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WHAT HAPPENED TO THE CHILDREN BOMB-MAKERS 

 By

Sheila Keegan

The July 4, 1999 issue of London’s The Sunday Telegraph newspaper carried an excellent full page account of Sheila’s experience when as a 16 year old student touring Ireland she got caught-up in rioting in the Bogside during which she took a photograph of children making petrol bombs which were being used in the fracas.  The article described that event and a trip back 30 years later during which she located and interviewed the children in the photograph.  Sheila is the daughter of Betty Tinneny of Killahurk, Carrigallen.

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It was August 12, 1969 and I stood in Rossville Street, in the Bogside district of Londonderry, surrounded by a Catholic crowd.  Earlier in the day, the Apprentice Boys had marched through the city, in their annual comoration of the Siege of 1688.  Tension between Catholics and Protestants was palpable.  Trouble was expected.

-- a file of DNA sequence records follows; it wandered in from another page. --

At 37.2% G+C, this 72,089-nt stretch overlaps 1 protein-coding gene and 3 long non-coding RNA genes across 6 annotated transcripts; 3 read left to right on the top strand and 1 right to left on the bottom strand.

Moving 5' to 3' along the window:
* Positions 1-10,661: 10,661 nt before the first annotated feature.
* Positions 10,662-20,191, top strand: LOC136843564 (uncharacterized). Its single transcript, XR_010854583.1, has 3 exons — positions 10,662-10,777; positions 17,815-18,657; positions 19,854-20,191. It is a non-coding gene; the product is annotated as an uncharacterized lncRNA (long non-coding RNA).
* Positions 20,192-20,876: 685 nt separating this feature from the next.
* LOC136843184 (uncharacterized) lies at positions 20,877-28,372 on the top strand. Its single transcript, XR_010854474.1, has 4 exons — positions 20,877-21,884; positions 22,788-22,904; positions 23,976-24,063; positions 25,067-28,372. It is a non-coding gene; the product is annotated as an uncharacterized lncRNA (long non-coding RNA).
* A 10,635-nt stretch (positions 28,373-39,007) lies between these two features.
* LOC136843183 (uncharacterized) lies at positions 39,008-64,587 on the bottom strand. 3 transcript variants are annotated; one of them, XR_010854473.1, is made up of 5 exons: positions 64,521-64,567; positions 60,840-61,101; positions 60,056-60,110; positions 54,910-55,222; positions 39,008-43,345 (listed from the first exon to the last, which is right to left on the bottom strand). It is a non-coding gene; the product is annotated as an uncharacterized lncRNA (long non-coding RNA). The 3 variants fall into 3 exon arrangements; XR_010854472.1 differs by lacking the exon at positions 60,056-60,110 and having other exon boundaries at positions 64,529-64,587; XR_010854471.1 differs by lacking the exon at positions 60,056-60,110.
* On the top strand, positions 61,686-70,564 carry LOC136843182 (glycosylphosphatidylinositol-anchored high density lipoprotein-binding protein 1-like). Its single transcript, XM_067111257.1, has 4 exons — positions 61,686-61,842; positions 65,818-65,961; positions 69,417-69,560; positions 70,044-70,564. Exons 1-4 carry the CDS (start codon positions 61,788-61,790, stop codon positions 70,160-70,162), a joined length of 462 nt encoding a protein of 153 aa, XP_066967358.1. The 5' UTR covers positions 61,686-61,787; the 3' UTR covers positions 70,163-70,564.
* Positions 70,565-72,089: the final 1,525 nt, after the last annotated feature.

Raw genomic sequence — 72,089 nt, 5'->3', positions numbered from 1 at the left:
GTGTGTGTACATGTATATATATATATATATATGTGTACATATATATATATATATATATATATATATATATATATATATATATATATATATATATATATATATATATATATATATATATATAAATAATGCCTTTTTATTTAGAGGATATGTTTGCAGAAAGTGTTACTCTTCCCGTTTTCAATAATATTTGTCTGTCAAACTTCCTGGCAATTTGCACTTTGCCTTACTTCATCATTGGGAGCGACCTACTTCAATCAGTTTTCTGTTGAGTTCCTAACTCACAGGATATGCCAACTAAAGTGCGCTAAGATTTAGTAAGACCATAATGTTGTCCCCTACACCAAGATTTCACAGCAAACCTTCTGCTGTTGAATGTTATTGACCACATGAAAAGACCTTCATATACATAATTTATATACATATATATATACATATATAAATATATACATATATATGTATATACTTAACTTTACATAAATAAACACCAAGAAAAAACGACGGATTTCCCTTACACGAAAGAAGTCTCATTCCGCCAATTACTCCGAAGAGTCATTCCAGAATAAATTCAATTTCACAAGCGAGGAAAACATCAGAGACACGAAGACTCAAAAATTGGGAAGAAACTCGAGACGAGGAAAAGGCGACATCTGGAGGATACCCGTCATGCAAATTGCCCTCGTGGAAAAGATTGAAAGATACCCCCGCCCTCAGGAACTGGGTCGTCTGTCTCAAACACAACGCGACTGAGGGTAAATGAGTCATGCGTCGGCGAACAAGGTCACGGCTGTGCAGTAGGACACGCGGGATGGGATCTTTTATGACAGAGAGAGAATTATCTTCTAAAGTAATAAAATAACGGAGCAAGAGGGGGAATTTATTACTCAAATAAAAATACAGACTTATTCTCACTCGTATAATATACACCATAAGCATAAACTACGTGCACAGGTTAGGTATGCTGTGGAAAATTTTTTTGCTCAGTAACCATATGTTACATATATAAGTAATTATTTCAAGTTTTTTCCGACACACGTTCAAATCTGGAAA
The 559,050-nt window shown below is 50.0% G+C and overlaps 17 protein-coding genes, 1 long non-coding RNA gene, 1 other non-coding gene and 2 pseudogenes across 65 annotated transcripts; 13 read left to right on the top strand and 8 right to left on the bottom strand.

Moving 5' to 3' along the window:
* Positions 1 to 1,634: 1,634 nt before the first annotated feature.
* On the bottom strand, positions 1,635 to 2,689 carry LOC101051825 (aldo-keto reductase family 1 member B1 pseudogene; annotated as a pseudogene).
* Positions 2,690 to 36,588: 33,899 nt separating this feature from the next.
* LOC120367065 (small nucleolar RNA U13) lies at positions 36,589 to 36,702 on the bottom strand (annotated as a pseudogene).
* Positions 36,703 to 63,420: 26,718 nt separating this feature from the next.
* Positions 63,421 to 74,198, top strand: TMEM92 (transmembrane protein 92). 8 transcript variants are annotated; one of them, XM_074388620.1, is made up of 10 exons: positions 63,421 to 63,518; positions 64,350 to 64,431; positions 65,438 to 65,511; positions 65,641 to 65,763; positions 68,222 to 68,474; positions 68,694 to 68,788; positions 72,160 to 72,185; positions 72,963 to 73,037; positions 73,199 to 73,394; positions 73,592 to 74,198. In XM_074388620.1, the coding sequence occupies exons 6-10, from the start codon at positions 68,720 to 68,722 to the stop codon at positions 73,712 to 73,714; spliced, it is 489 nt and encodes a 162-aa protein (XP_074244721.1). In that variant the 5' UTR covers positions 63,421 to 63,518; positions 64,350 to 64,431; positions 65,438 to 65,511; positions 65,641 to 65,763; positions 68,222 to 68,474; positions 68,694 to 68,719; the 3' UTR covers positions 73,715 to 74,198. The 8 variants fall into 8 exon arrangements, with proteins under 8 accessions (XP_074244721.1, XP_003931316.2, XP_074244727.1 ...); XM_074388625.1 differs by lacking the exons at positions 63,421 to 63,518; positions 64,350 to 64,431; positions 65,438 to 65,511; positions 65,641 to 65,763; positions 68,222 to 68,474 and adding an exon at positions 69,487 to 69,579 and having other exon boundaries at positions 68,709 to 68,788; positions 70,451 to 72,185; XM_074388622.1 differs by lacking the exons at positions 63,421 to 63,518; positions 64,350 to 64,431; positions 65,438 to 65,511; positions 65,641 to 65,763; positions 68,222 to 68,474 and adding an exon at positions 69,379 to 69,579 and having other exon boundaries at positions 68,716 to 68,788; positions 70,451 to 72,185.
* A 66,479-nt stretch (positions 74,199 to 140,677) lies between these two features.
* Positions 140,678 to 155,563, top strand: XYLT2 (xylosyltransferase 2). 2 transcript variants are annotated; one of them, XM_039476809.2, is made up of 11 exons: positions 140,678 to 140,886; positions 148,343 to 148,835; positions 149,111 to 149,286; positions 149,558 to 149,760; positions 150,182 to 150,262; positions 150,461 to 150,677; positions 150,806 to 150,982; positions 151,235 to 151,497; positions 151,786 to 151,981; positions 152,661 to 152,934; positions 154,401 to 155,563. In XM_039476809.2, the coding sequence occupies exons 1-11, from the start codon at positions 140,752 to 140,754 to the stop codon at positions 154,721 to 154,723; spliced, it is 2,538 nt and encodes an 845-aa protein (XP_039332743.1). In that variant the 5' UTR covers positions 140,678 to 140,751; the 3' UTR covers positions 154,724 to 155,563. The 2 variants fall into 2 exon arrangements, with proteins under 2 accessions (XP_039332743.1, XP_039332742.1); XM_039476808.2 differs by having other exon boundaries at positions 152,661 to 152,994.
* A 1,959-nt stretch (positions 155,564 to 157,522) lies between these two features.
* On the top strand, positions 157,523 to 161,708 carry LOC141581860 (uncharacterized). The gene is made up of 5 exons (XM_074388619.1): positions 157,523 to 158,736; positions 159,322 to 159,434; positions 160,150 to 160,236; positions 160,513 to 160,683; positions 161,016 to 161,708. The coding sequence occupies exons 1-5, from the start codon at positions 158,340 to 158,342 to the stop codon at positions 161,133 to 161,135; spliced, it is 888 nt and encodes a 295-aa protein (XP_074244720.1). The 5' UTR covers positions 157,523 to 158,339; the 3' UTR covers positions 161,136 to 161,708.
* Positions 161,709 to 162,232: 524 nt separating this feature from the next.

It started with jeers and stone throwing.Within hours, it had escalated into fierce rioting between Catholics and the RUC.  The Battle of the Bogside had begun, marking the beginning of 30 years of violence. 

I stood, transfixed as a line of RUC officers 20 abreast, wielding batons and riot shields, broke through makeshift barricades and charged straight into us.  A crowd of Loyalists taking advantage of the breach, followed behind the catholic crowd scattered in panic.

I was not a rioter, I was an English schoolgirl hitchhiking around Ireland in the summer holidays with my friends, Pat and Laura.  We each had Irish Catholic parents.  They believed Ireland would be a safe place for our first solo holidays.  We had simply fetched up in Londonderry – the wrong place, the wrong time.

Disbelief at facing a wall of charging policemen gave way to panic.  We turned and ran.  We scaled a high wall and sought sanctuary in nearby flats.

It was impossible to leave the Bogside that night.  A Catholic family, the Quiggs, kindly put us up and we left the next morning.

I knew little of Iri